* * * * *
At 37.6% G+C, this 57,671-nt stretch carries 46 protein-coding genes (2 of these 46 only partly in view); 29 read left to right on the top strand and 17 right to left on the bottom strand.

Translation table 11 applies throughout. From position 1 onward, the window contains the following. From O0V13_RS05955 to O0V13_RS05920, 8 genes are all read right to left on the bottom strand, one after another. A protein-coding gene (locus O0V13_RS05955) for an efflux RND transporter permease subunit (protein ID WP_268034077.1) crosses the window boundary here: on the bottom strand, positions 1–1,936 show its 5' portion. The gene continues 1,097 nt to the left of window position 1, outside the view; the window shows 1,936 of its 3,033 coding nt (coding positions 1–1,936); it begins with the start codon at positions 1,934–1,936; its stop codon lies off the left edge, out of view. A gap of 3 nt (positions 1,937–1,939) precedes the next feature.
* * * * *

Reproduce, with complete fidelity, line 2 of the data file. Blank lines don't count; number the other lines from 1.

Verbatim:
Translation table 11 applies throughout. From position 1 onward, the window contains the following. From O0V13_RS05955 to O0V13_RS05920, 8 genes are all read right to left on the bottom strand, one after another. A protein-coding gene (locus O0V13_RS05955) for an efflux RND transporter permease subunit (protein ID WP_268034077.1) crosses the window boundary here: on the bottom strand, positions 1–1,936 show its 5' portion. The gene continues 1,097 nt to the left of window position 1, outside the view; the window shows 1,936 of its 3,033 coding nt (coding positions 1–1,936); it begins with the start codon at positions 1,934–1,936; its stop codon lies off the left edge, out of view. A gap of 3 nt (positions 1,937–1,939) precedes the next feature.